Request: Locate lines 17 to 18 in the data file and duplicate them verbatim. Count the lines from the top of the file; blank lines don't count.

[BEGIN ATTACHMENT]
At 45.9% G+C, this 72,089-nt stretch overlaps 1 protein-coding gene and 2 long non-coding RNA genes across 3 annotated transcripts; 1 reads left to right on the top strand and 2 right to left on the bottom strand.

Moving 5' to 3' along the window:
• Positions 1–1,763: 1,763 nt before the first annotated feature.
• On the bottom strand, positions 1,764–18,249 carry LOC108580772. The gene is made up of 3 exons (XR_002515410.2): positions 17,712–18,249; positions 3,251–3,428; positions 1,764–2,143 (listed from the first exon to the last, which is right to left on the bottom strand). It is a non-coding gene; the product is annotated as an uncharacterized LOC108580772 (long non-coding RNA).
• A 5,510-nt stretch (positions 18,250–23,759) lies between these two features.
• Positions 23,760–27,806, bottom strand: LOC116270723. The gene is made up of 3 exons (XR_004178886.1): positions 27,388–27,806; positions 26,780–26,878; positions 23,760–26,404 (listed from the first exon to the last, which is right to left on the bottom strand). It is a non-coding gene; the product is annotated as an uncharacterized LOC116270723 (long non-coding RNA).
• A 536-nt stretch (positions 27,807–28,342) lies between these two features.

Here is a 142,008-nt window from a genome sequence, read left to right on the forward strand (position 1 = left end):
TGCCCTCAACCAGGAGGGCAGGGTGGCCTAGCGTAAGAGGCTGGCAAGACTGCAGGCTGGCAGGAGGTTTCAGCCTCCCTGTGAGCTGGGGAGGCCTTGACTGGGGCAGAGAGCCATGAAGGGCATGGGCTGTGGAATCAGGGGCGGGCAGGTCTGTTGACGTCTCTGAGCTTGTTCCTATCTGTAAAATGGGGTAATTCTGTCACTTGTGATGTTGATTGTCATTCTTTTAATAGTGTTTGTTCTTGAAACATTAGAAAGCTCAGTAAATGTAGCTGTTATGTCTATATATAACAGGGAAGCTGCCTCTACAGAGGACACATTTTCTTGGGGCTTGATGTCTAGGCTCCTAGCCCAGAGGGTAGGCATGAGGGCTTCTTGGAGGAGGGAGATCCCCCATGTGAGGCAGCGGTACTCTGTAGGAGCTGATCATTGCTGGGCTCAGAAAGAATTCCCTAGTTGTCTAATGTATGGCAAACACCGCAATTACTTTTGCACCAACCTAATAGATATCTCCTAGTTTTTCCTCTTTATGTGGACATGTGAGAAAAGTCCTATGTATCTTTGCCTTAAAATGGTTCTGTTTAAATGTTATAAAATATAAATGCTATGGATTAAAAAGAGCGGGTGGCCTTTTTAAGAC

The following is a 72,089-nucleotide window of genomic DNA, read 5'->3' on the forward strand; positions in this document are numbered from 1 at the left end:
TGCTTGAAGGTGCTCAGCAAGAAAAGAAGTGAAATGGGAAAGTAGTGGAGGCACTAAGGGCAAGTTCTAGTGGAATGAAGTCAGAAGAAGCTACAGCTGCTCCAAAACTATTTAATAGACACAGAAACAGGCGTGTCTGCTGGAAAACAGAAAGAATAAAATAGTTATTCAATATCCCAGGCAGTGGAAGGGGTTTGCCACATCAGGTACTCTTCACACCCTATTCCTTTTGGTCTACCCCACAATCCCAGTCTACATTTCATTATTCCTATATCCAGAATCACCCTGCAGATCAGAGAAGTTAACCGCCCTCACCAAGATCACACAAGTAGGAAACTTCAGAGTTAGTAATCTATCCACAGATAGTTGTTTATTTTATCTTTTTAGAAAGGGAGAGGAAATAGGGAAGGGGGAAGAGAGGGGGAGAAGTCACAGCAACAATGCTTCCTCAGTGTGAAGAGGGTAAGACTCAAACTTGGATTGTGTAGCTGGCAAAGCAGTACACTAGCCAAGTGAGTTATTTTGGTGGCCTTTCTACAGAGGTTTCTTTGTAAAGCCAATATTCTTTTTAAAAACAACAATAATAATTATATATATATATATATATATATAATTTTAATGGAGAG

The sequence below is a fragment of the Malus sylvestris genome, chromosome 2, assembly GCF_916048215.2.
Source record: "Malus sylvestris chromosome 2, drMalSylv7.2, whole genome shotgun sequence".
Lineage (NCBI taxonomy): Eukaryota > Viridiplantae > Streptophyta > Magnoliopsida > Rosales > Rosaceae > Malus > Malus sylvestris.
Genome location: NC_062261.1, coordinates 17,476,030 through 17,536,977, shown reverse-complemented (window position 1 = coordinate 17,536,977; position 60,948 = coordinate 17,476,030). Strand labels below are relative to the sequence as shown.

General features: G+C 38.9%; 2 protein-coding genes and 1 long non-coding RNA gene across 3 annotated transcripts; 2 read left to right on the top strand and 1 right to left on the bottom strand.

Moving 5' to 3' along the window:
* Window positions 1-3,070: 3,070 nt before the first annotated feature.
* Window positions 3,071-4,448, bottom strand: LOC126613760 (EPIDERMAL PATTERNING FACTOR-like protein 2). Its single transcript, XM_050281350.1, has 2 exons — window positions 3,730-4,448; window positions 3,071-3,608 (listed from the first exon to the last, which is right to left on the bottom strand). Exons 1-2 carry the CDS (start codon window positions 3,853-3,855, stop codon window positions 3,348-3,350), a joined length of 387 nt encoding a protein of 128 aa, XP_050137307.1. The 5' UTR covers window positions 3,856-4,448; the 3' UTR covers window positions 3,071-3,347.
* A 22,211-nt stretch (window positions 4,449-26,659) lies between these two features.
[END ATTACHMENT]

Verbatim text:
Moving 5' to 3' along the window:
* Window positions 1-3,070: 3,070 nt before the first annotated feature.